Apr 17 2013
SACRAMENTO — A bill regulating water use by oil producers cleared its first legislative test Monday night.
Authored by Assemblymember Mark Stone, D-Scotts Valley, the bill would require companies to disclose the source and amounts of water used in production, including fracking. It also demands they get approval from state water regulators on how the water would be disposed.
“Fracking potentially exposes Californians’ water supply to toxic chemicals. Currently, there’s little governmental oversight to ensure that our groundwater supply doesn’t get contaminated by the large volume of toxic wastewater fracking produces,” Stone said.
The bill cleared the Assembly’s Natural Resources Committee on a 6-3, party-line vote. It is one of several related to hydraulic fracturing, or fracking, floating around the Capitol.
In addition, the state Department of Oil, Gas and Geothermal Resources is weighing new fracking rules. The agency has scheduled several meetings around the state to take public input, including one April 30 in Monterey.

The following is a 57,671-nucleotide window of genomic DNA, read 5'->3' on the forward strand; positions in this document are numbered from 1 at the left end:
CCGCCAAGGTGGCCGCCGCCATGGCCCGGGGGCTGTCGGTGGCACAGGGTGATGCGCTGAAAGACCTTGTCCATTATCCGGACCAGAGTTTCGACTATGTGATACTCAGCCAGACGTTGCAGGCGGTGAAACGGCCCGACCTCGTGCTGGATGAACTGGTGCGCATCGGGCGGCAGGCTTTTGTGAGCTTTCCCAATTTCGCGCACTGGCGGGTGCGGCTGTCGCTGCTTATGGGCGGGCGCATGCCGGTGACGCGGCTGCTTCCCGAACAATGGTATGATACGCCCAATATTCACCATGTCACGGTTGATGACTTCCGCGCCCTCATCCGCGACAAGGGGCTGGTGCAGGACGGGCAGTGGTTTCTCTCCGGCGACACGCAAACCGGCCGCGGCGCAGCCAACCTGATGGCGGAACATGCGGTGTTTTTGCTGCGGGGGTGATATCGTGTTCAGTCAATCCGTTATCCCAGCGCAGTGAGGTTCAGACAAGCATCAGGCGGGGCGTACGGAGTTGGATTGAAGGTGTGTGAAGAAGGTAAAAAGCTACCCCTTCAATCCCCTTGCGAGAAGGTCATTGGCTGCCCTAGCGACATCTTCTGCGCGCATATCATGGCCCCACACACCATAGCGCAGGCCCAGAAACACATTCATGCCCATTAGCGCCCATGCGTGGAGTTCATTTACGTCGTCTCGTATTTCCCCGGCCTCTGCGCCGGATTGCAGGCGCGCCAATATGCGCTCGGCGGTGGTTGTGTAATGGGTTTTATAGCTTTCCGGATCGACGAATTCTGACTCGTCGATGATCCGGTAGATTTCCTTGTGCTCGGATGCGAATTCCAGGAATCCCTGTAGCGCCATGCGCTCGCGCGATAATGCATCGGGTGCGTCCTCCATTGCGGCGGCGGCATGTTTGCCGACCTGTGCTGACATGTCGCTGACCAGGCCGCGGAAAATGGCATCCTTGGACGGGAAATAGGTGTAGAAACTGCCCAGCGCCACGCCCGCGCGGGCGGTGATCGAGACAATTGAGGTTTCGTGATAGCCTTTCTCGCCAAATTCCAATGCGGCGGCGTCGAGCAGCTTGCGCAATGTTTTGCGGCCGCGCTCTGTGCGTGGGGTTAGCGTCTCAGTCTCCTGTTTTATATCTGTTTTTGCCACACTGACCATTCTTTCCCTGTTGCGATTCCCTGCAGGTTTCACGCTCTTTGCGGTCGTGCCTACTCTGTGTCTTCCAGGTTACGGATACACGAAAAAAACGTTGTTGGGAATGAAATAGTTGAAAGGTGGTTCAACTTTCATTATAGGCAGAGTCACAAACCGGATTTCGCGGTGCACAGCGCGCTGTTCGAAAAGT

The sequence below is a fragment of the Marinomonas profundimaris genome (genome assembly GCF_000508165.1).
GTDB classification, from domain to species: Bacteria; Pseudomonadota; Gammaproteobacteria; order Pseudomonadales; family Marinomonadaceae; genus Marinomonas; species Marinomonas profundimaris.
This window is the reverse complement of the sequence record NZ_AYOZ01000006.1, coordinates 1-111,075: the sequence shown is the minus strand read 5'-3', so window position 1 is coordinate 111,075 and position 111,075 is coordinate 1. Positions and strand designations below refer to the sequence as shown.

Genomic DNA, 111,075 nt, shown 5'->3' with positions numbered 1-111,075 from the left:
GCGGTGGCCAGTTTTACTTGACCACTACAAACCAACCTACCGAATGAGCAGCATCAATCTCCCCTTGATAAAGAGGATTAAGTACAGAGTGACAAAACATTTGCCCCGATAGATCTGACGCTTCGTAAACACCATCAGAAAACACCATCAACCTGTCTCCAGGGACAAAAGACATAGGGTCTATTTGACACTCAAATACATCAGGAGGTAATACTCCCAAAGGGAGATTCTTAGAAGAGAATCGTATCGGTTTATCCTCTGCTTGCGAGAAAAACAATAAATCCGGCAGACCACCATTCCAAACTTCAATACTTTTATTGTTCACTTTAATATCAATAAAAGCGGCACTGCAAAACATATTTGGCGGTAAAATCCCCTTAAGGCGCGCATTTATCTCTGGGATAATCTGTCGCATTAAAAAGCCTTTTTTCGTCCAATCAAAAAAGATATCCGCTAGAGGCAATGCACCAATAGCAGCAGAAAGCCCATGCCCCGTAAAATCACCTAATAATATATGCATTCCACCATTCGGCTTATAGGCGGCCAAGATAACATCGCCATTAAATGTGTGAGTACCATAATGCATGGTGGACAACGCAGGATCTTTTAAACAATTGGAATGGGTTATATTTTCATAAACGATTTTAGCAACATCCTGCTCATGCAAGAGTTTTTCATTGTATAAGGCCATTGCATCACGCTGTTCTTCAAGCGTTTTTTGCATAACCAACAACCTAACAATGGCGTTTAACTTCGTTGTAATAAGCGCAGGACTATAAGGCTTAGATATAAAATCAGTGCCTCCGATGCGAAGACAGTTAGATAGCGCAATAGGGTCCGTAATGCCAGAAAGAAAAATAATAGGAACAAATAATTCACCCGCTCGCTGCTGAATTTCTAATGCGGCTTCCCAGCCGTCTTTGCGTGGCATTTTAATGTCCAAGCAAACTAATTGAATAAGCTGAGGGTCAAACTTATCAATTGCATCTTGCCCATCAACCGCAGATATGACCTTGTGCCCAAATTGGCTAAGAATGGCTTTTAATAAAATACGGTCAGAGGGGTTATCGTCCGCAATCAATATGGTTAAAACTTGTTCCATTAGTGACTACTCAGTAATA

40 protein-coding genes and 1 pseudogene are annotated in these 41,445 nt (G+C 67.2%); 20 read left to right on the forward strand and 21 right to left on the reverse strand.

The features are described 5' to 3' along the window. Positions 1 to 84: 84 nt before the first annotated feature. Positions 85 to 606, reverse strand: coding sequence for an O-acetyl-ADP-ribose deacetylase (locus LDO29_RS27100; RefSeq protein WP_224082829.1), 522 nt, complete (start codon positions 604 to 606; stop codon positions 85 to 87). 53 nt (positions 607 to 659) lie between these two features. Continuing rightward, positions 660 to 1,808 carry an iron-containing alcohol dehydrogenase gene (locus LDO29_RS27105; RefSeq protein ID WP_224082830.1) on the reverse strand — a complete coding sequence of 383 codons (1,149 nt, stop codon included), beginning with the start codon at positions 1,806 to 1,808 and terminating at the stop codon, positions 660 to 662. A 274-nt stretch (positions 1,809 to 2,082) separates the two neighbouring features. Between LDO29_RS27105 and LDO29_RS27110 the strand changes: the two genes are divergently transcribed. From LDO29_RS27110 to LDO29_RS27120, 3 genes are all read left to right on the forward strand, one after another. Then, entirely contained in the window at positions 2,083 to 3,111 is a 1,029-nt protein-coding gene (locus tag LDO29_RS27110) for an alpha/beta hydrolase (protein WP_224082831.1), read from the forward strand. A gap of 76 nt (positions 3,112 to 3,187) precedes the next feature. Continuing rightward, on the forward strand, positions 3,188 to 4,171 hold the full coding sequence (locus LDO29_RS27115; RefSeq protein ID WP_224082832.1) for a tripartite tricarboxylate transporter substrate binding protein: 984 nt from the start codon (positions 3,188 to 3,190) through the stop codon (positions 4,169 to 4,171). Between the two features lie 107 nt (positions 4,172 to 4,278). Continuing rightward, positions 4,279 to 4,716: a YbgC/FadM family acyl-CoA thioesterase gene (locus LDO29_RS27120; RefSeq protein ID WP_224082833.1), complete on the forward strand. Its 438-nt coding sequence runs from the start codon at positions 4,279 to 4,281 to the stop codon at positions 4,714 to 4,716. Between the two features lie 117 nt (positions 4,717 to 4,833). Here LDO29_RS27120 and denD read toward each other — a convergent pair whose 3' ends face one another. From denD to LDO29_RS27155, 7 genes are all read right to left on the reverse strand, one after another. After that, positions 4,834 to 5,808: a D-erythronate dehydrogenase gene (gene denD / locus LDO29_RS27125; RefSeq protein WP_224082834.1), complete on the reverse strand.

Several environmental groups, including the Natural Resources Defense Council and the Sierra Club of California, have lined up behind Stone’s bill. Groups representing oil producers, including the California Independent Petroleum Association and the Western States Petroleum Association, are opposed.
“There are 11 or some ridiculous number of bills related to hydraulic fracking that have been introduced,” said Tupper Hull, a spokesman for Western States, saying the industry expects new regulations and that administrative rulemaking is the best approach.
“It’s just a more sensible and thoughtful way to approach this issue,” Hull said.
Most of the national attention on fracking has focused on North Dakota, where production has helped fuel an economic boom. But California — already the nation’s fourth-largest oil producing state — has 15 billion barrels of oil extractable only through fracking, dwarfing the rest of the country.
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